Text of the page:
More Points of Interest: Foucault Beyond Foucault

Foucault Beyond Foucault
Power and Its Intensifications since 1984

Jeffrey T. Nealon

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Preliminary Table of Contents

Todd May has written a rather interesting review Nealon’s book over at the NDPR. Here’s an excerpt:

There is a witless, though common, interpretation of Michel Foucault circulating these days. It is an interpretation that seeks to declaw Foucault’s political radicalism and bring him into the liberal fold. On this interpretation, Foucault abandoned the analysis of power constructed during his genealogical period (false) because it had a totalizing character that left no room for resistance (false) in favor of a sort of individual self-construction that he found in the ancient Greeks (false). If Jeffrey Nealon had done no more than recall to us the vapidity of this interpretation, he would have performed a service. However, he has done much more than this. In his slim volume on Foucault, he has offered a fascinating interpretation of Foucault’s work, one that brings to light previous neglected elements of his thought. Although the stated motivation for Nealon’s discussion is to counter the current interpretation of Foucault’s ethical works, the result is one of the most interesting interpretations of Foucault to emerge in many years.

The lynchpin of Nealon’s interpretation is the concept of intensification. Nealon argues that an understanding of that concept will enlighten us on the trajectory of Foucault’s middle and late periods, from power to biopower and from genealogy to ethics.

For Foucault, this charting of emergent modes of power is hardly a story of progress or Enlightenment, but a story of what he calls the increasing “intensity” (intensit√©) of power: which is to say its increasing “lightness” and concomitant “economic” viability, in the broadest sense of the word “economic.” Power’s intensity most specifically names its increasing efficiency within a system, coupled with increasing saturation. (p. 32)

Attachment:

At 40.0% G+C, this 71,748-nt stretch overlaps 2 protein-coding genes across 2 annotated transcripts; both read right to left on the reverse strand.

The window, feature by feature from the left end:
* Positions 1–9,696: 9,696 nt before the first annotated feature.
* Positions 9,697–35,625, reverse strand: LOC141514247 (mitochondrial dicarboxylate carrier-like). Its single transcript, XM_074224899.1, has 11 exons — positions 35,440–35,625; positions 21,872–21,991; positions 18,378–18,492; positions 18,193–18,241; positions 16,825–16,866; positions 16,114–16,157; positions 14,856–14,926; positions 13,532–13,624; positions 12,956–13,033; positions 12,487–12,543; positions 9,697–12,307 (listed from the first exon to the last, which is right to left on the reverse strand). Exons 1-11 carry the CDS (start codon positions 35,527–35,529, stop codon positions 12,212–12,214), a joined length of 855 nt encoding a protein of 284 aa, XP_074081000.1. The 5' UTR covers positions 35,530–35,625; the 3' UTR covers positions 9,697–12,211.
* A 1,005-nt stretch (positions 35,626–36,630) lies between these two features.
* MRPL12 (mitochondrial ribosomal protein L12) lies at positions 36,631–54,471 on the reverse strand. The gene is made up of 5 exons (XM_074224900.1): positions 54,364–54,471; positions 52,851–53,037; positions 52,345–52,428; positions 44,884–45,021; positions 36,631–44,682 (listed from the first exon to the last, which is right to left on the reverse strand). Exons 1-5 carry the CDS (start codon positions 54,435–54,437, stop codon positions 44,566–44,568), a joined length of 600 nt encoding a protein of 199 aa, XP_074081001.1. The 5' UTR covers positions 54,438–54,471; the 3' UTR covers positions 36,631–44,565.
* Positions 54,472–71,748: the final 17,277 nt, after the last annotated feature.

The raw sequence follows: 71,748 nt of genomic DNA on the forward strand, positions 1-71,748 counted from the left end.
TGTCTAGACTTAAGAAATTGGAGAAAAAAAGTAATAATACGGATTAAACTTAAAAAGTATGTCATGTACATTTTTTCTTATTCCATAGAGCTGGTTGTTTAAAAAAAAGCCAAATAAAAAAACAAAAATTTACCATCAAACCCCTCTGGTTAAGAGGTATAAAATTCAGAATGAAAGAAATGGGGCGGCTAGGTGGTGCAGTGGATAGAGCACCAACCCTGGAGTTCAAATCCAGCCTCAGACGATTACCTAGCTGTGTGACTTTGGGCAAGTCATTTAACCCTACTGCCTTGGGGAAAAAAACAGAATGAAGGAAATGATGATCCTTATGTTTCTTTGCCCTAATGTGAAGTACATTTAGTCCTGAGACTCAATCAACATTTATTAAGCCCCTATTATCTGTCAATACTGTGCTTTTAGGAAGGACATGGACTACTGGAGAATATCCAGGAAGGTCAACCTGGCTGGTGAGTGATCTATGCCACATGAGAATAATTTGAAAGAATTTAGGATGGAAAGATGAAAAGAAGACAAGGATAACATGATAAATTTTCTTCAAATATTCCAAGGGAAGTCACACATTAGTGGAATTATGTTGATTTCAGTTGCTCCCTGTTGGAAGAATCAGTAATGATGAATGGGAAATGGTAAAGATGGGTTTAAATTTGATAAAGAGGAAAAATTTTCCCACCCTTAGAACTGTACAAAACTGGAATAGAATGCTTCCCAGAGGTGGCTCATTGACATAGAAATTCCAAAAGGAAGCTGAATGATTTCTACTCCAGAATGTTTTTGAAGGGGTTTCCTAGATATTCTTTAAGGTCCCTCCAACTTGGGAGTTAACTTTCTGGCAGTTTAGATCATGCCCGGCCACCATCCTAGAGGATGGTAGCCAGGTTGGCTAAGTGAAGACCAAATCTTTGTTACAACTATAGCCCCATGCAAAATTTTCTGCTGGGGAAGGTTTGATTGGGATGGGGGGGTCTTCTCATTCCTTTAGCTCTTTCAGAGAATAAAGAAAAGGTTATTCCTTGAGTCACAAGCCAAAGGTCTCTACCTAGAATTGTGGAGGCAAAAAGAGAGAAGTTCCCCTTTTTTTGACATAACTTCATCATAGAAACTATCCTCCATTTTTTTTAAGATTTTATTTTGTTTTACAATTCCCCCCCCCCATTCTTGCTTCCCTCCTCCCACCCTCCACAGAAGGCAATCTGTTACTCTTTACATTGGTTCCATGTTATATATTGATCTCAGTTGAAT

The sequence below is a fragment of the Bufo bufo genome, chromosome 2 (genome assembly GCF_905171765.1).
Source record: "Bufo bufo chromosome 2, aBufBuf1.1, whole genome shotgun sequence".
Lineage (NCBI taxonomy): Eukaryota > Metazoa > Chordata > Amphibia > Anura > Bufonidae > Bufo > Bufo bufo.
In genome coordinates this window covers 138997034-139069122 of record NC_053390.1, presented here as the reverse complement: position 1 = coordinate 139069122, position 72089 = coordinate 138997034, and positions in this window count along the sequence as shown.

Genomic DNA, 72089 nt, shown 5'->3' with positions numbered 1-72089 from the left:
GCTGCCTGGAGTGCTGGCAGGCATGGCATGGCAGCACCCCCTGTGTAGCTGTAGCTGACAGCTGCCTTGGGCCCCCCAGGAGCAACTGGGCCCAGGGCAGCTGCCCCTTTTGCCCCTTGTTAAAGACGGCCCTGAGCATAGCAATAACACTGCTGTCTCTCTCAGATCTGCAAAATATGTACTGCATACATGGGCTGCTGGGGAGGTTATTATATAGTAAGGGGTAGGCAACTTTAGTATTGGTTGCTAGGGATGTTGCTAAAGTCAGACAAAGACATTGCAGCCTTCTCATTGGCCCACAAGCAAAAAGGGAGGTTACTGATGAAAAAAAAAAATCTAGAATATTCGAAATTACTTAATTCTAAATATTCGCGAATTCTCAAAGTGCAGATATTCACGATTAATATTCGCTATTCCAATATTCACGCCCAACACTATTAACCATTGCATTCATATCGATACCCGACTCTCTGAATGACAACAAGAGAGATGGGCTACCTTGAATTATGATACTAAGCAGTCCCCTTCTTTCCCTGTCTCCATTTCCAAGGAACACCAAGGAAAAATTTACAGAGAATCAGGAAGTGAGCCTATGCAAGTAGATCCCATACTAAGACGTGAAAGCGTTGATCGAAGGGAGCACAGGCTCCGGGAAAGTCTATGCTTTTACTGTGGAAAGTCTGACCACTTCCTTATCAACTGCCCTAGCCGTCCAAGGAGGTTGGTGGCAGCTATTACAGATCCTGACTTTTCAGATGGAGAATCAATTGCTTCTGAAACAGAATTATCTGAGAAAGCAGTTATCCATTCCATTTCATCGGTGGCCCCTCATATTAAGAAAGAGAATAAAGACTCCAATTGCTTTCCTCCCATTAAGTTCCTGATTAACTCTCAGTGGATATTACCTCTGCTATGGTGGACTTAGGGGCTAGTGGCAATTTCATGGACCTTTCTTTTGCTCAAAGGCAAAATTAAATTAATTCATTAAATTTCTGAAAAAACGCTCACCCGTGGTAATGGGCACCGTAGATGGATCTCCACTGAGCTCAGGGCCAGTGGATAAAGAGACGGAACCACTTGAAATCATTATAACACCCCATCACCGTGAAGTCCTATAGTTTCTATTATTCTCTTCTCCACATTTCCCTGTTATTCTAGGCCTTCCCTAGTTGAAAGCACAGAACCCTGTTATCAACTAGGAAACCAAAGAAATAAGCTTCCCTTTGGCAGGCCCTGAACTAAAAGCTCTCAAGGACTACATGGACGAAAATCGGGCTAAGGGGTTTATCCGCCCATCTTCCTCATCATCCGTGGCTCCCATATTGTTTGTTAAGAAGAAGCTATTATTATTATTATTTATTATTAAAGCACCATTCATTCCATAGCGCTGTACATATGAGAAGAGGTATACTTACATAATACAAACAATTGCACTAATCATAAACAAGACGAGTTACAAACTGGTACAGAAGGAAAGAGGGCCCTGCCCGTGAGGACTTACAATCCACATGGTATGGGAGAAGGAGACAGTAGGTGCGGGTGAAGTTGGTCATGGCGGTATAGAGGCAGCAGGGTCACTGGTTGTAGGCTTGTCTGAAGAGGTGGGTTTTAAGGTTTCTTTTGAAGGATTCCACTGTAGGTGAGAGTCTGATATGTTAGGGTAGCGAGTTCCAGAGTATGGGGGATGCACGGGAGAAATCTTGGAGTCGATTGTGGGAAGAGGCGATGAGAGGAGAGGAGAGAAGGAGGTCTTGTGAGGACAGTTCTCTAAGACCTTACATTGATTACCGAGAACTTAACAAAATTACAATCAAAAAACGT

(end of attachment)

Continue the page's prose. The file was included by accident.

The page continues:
The history of power, in short, is a history of a force (applied against the force of resistance) that becomes more supple and more suffused.

Foucault Beyond Foucault proceeds by way of a systematic development of this thought. It is introduced in the first chapter as a counterinterpretation to the current Prodigal Son view of Foucault as a returning liberal. He argues that Foucault is much more interested in the question “What does it cost?” than in questions such as “What does it mean?” or “What is it?” The operation of power changes as it finds ways to be more efficient at less cost, and, as he argues in the second chapter, this efficiency becomes a matter of increasing intensification. In that chapter, Nealon claims that we have not yet understood the historical changes associated with changes in the operation of power. There he isolates four stages: sovereignty, social power, discipline, and, more recently, biopower. The first three stem directly from Foucault’s treatment of punishment in Discipline and Punish. The final one stems largely from the first volume of Foucault’s history of sexuality, but in Nealon’s reading is continued into the second and third volumes, the place in which the Prodigal Son interpretation of Foucault prepares the fatted calf.

Nealon argues here that the explanation for the changes in power’s operation is its increasing efficiency through intensification. Sovereign power was brutal but clumsy. Social power was better, but was brought to greater efficiency by discipline, which, Nealon claims, acts not so much upon the body as upon actions. Discipline’s ability to intervene upon most, or at least many, actions allows it to suffuse itself throughout the body and the body politic. Moreover, discipline, unlike sovereign power, can create actions, not just suppress them. However, biopower is the most intense, therefore most efficient form of power. It acts directly upon life. Where discipline uses the force of power to effect the creation of action, biopower intervenes on life at all levels, working through norms in order to shepherd life in directions that he treats in the following chapters.

Read the rest of the review here

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